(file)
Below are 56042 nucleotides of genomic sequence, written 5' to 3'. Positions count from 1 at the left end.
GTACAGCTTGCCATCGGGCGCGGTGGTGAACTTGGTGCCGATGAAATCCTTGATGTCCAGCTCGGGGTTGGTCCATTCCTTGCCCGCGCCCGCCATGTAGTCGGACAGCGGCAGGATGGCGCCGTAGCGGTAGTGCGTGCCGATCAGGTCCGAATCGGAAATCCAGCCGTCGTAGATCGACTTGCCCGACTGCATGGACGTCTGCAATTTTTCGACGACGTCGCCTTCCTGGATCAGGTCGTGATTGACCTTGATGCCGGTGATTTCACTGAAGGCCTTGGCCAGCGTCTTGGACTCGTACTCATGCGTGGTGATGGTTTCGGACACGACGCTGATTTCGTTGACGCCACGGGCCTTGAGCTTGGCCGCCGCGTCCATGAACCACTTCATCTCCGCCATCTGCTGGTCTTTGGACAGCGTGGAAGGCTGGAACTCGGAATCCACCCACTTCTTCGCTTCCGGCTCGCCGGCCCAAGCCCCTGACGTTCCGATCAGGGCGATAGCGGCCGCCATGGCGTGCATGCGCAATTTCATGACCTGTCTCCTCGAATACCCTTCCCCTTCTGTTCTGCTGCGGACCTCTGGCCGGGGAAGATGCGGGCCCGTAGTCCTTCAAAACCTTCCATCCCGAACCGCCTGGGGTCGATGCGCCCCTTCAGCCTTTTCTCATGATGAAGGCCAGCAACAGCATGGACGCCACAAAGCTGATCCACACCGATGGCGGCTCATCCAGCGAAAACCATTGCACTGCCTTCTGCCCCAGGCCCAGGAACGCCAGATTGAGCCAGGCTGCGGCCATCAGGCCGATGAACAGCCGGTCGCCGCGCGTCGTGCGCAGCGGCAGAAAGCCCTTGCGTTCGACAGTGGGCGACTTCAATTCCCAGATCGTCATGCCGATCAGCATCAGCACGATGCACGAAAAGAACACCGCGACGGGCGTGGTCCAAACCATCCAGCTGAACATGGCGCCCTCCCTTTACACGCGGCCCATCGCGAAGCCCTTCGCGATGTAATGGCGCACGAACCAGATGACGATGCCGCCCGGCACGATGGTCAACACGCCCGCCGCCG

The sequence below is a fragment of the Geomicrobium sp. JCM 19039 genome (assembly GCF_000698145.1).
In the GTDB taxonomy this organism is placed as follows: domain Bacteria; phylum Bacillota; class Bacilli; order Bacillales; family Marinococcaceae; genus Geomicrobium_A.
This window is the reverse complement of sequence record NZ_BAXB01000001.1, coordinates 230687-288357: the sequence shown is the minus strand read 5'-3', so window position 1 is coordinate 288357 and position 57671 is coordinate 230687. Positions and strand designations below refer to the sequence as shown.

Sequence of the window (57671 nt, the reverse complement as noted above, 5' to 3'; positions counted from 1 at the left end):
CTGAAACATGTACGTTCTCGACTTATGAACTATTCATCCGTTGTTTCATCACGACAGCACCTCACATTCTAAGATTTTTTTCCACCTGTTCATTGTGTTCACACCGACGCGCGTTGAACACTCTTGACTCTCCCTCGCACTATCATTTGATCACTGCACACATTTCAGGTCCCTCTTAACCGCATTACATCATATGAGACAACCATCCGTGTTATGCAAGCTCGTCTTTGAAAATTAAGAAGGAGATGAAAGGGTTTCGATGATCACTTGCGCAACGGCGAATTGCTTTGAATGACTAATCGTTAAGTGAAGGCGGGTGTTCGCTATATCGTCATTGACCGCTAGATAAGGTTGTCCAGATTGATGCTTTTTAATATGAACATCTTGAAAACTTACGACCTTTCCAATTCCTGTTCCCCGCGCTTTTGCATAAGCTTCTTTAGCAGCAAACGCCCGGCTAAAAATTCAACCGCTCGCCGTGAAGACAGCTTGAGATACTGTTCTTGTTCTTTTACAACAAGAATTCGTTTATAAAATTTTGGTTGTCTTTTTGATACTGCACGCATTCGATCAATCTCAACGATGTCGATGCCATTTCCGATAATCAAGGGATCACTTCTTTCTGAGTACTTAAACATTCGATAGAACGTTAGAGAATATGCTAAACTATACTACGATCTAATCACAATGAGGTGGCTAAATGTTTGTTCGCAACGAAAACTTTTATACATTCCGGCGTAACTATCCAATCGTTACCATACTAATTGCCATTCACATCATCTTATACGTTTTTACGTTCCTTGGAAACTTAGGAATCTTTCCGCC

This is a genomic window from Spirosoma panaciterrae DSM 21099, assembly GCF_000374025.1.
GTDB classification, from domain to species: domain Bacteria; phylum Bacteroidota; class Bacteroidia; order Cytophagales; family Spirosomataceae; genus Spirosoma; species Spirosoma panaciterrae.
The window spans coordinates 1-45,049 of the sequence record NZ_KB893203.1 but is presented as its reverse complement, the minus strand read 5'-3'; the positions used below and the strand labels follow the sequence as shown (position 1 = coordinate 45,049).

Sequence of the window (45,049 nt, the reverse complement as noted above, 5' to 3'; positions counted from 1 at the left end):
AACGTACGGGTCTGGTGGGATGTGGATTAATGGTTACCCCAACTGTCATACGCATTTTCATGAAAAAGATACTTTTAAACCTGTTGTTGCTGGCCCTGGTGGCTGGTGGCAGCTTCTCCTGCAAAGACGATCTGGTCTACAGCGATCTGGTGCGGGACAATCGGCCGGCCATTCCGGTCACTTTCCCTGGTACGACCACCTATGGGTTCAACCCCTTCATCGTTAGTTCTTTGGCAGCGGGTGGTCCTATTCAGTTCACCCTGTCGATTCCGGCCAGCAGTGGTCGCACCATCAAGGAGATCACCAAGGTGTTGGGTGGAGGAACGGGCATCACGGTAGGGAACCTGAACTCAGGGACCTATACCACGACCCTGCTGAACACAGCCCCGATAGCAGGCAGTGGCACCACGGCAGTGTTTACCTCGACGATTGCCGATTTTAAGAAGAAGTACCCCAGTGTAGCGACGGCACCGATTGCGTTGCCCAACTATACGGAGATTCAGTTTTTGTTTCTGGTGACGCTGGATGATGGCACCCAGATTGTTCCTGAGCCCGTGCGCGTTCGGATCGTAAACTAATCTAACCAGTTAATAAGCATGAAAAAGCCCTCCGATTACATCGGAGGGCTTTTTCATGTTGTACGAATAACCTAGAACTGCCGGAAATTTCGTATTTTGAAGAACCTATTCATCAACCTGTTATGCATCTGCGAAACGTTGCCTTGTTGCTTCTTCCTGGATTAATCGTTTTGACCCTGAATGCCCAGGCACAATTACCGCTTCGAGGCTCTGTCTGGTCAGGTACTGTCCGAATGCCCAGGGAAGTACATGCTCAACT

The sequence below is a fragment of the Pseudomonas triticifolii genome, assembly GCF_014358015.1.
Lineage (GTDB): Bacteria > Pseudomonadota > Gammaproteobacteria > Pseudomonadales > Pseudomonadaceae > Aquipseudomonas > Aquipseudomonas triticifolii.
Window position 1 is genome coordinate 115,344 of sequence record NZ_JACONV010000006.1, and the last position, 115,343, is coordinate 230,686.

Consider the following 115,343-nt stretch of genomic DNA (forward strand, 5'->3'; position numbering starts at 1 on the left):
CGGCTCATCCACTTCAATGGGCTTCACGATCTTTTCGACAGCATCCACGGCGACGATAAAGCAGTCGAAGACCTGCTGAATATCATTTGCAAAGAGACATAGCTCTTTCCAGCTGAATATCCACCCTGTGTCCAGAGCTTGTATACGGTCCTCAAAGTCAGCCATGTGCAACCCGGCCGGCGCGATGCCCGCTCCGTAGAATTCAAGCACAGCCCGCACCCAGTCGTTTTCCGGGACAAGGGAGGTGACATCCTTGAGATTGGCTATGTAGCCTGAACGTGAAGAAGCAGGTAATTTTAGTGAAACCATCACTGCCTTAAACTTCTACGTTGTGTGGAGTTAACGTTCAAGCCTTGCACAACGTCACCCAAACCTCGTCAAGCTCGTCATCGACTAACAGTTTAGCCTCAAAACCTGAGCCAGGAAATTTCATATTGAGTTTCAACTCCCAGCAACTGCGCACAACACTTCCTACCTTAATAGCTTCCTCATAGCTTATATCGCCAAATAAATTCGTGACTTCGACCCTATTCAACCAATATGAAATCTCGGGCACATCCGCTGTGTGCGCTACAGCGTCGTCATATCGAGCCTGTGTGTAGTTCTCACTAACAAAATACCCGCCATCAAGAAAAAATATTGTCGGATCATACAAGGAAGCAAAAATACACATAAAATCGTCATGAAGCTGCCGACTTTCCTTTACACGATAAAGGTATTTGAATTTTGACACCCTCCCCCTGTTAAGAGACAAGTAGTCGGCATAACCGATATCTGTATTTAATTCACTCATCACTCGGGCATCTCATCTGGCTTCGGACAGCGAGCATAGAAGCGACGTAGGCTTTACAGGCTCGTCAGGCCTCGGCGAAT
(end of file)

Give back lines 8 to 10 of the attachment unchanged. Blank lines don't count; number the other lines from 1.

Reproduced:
This is a genomic window from Spirosoma panaciterrae DSM 21099, assembly GCF_000374025.1.
GTDB classification, from domain to species: domain Bacteria; phylum Bacteroidota; class Bacteroidia; order Cytophagales; family Spirosomataceae; genus Spirosoma; species Spirosoma panaciterrae.
The window spans coordinates 1-45,049 of the sequence record NZ_KB893203.1 but is presented as its reverse complement, the minus strand read 5'-3'; the positions used below and the strand labels follow the sequence as shown (position 1 = coordinate 45,049).